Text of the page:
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01-07-2022 | Osteoarthritis | News

Vitamin K supplementation may warrant study in people with knee osteoarthritis

Author: Alba Ruzafa


medwireNews: Results from a post-hoc analysis suggest that increased dietary vitamin K intake is associated with greater improvement in symptoms among patients with knee osteoarthritis (OA), warranting further examination in clinical trials.

Changhai Ding (Southern Medical University, Guangzhou, China) and colleagues analyzed data from 212 participants (median age 63 years) from the Hobart site of the VIDEO study who completed Food Frequency Questionnaires at baseline and were followed up for 2 years. At baseline the average total WOMAC score was 624.8 in patients with vitamin K levels below the median of 112.4 μg/day, and 609.2 in those with higher levels, a nonsignificant difference.

When patients were divided into four groups based on their baseline vitamin K intake, increased intake was significantly associated with reduced OA symptoms and dysfunction. Specifically, total WOMAC score improved by an average of 234.4 from baseline to 2 years among people included in quartile 4, who had the highest level of vitamin K intake, and by 270.6 among those with the second-highest level of vitamin K intake (quartile 3). These improvements were significantly greater than that seen among people included in quartile 1, who had the lowest level of vitamin K intake, at an average reduction of 112.9.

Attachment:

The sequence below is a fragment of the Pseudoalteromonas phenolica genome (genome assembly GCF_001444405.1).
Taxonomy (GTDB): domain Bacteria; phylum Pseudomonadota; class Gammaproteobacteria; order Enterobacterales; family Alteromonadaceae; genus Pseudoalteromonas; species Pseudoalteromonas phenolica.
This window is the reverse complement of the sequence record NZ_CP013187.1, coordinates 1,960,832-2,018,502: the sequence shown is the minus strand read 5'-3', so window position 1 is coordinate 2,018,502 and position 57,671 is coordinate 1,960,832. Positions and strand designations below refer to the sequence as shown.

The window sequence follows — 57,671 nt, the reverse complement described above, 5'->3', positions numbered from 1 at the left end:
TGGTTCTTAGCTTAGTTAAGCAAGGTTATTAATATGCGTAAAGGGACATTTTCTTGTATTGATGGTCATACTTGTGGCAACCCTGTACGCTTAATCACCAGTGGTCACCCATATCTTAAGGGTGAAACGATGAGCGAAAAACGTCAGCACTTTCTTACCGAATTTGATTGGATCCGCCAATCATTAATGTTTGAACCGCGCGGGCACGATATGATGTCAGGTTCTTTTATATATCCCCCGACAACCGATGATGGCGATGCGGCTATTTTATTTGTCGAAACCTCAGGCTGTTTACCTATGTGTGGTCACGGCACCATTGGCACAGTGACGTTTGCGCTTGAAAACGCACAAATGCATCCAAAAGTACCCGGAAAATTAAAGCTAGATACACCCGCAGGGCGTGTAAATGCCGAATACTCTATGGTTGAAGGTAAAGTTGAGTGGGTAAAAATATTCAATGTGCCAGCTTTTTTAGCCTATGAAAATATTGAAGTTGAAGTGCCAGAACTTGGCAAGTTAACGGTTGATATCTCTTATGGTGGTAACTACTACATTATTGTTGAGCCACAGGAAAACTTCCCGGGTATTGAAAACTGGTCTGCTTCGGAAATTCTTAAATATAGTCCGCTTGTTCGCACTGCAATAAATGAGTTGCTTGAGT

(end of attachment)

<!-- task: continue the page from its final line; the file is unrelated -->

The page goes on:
Additionally, people in quartile 3 experienced a significantly greater average improvement in WOMAC pain score than those in quartile 1 (74.8 vs 30.4), but there was no significant difference in this outcome among people in the highest versus lowest quartile.

The researchers note that their results remained “largely unchanged” after adjusting for NSAID use.

Ding et al say that there was no overall significant association between vitamin K intake and changes in structural features, such as total cartilage defect score, bone marrow lesion score, or effusion-synovitis volume. However, in subgroup analyses, they observed a negative and consistent association between vitamin K intake and changes in cartilage defects in patients with severe knee pain and radiographic OA, and in women.

Writing in Arthritis Care & Research, the study authors explain that these results “suggest that high dietary vitamin K intake may be beneficial for symptom relief in knee OA patients, and for reducing cartilage defects in those with worse OA disease and in female patients,” but add that their research “needs to be confirmed by further longitudinal studies.”

medwireNews is an independent medical news service provided by Springer Healthcare Ltd. © 2022 Springer Healthcare Ltd, part of the Springer Nature Group

Arthritis Care Res 2022; doi:10.1002/acr.24964